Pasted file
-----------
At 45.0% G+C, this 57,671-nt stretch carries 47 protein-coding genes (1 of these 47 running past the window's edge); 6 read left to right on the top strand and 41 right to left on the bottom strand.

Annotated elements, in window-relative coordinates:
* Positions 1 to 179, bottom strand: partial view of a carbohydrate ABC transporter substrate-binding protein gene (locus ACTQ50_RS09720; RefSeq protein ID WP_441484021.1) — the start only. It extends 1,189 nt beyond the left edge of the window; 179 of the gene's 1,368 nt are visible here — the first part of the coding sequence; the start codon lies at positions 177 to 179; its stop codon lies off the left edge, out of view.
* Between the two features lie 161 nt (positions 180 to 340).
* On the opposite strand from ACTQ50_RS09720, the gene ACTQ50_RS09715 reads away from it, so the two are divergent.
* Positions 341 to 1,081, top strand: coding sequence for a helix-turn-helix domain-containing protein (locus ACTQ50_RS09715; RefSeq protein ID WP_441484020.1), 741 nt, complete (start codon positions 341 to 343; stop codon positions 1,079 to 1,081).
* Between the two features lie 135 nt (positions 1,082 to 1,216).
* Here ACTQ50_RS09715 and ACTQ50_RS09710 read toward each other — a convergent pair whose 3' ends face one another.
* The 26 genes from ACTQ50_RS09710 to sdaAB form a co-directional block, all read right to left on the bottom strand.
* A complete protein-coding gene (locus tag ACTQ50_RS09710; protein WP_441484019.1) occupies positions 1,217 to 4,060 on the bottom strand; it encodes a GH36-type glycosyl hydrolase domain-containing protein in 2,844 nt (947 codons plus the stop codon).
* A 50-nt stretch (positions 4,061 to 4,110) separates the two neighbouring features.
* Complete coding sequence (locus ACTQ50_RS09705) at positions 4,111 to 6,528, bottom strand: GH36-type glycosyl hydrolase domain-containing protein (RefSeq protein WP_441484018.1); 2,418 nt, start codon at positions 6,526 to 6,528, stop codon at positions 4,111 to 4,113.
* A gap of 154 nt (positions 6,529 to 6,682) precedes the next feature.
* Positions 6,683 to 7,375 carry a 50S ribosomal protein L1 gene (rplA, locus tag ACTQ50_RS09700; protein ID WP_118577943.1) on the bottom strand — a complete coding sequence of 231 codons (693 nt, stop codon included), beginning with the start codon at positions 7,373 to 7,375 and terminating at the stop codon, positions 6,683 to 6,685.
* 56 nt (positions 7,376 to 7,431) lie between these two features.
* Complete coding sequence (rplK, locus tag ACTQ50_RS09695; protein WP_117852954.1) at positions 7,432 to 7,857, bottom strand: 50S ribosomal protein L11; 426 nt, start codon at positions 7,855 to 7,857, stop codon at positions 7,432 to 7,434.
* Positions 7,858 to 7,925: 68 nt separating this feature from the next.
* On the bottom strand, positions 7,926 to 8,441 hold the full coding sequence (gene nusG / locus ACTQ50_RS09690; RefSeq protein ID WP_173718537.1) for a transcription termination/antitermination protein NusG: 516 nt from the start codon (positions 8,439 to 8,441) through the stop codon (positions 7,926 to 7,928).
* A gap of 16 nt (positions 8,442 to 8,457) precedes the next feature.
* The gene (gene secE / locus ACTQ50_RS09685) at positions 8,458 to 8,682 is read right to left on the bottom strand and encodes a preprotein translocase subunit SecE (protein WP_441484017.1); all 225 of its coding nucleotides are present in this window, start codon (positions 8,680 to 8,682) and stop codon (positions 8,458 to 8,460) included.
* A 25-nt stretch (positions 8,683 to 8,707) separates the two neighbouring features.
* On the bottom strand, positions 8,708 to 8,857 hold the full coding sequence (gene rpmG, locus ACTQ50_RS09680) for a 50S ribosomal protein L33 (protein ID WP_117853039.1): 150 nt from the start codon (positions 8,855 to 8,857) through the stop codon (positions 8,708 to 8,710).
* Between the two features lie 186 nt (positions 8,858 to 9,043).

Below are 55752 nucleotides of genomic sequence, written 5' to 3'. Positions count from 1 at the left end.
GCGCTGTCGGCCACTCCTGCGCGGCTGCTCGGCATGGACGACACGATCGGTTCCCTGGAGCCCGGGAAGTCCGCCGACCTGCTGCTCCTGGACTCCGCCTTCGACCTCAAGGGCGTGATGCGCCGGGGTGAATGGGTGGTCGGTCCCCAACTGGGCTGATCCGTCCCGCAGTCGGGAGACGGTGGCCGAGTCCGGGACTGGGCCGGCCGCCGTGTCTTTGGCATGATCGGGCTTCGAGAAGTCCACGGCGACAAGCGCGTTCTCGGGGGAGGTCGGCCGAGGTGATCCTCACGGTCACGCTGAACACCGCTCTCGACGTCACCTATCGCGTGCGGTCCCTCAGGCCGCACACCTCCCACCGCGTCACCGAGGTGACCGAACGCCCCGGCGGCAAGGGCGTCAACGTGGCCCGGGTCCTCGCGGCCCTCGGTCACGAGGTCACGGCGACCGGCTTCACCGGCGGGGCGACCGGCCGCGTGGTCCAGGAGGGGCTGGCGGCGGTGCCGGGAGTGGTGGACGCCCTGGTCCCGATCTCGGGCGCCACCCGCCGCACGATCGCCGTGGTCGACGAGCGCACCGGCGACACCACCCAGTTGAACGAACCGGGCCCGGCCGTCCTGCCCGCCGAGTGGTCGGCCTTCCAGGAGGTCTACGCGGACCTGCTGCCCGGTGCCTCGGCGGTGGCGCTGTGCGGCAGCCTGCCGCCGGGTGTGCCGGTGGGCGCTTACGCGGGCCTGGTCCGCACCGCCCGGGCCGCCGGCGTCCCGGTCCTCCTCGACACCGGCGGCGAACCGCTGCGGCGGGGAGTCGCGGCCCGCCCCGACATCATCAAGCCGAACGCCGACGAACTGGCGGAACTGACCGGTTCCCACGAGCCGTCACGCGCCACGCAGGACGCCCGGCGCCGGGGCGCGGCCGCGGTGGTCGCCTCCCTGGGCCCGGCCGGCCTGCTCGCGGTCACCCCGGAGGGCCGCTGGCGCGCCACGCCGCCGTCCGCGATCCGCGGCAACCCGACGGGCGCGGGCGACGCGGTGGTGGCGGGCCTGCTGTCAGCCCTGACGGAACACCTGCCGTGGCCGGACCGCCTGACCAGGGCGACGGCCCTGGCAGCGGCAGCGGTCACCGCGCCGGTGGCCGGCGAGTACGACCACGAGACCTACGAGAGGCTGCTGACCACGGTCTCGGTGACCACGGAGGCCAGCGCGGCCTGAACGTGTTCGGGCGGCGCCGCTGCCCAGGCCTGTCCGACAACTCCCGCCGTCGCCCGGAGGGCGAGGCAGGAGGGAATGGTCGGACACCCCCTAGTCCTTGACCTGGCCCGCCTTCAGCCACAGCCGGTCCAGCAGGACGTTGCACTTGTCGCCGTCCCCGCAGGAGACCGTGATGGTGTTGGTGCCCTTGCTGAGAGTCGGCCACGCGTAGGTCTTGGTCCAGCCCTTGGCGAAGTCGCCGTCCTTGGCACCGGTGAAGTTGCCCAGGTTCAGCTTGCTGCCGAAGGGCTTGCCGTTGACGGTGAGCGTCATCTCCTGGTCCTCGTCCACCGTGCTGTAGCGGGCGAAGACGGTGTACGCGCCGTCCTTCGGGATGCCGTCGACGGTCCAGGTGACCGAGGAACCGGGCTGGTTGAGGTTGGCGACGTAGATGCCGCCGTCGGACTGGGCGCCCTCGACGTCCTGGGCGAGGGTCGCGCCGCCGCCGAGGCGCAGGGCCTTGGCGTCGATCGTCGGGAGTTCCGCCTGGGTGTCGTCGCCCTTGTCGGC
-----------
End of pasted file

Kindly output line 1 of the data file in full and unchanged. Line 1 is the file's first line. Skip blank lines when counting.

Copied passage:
At 45.0% G+C, this 57,671-nt stretch carries 47 protein-coding genes (1 of these 47 running past the window's edge); 6 read left to right on the top strand and 41 right to left on the bottom strand.